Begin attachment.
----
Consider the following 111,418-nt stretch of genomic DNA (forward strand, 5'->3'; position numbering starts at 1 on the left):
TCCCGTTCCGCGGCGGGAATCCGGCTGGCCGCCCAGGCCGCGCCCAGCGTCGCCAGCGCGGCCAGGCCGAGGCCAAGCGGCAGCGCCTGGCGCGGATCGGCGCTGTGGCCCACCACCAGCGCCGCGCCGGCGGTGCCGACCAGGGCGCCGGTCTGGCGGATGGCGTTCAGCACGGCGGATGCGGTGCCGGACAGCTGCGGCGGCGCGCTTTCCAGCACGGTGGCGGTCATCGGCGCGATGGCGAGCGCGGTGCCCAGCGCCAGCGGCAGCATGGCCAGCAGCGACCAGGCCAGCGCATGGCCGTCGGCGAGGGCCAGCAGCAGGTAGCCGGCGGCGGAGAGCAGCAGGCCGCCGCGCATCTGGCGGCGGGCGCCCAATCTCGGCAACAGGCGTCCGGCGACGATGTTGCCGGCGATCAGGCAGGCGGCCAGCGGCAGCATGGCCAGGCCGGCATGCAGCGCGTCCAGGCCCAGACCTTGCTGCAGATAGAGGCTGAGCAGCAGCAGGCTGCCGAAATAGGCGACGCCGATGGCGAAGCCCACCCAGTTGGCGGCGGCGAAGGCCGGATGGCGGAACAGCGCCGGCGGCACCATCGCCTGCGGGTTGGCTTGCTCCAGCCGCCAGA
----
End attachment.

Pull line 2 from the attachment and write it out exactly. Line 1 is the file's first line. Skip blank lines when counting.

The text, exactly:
TCCCGTTCCGCGGCGGGAATCCGGCTGGCCGCCCAGGCCGCGCCCAGCGTCGCCAGCGCGGCCAGGCCGAGGCCAAGCGGCAGCGCCTGGCGCGGATCGGCGCTGTGGCCCACCACCAGCGCCGCGCCGGCGGTGCCGACCAGGGCGCCGGTCTGGCGGATGGCGTTCAGCACGGCGGATGCGGTGCCGGACAGCTGCGGCGGCGCGCTTTCCAGCACGGTGGCGGTCATCGGCGCGATGGCGAGCGCGGTGCCCAGCGCCAGCGGCAGCATGGCCAGCAGCGACCAGGCCAGCGCATGGCCGTCGGCGAGGGCCAGCAGCAGGTAGCCGGCGGCGGAGAGCAGCAGGCCGCCGCGCATCTGGCGGCGGGCGCCCAATCTCGGCAACAGGCGTCCGGCGACGATGTTGCCGGCGATCAGGCAGGCGGCCAGCGGCAGCATGGCCAGGCCGGCATGCAGCGCGTCCAGGCCCAGACCTTGCTGCAGATAGAGGCTGAGCAGCAGCAGGCTGCCGAAATAGGCGACGCCGATGGCGAAGCCCACCCAGTTGGCGGCGGCGAAGGCCGGATGGCGGAACAGCGCCGGCGGCACCATCGCCTGCGGGTTGGCTTGCTCCAGCCGCCAGA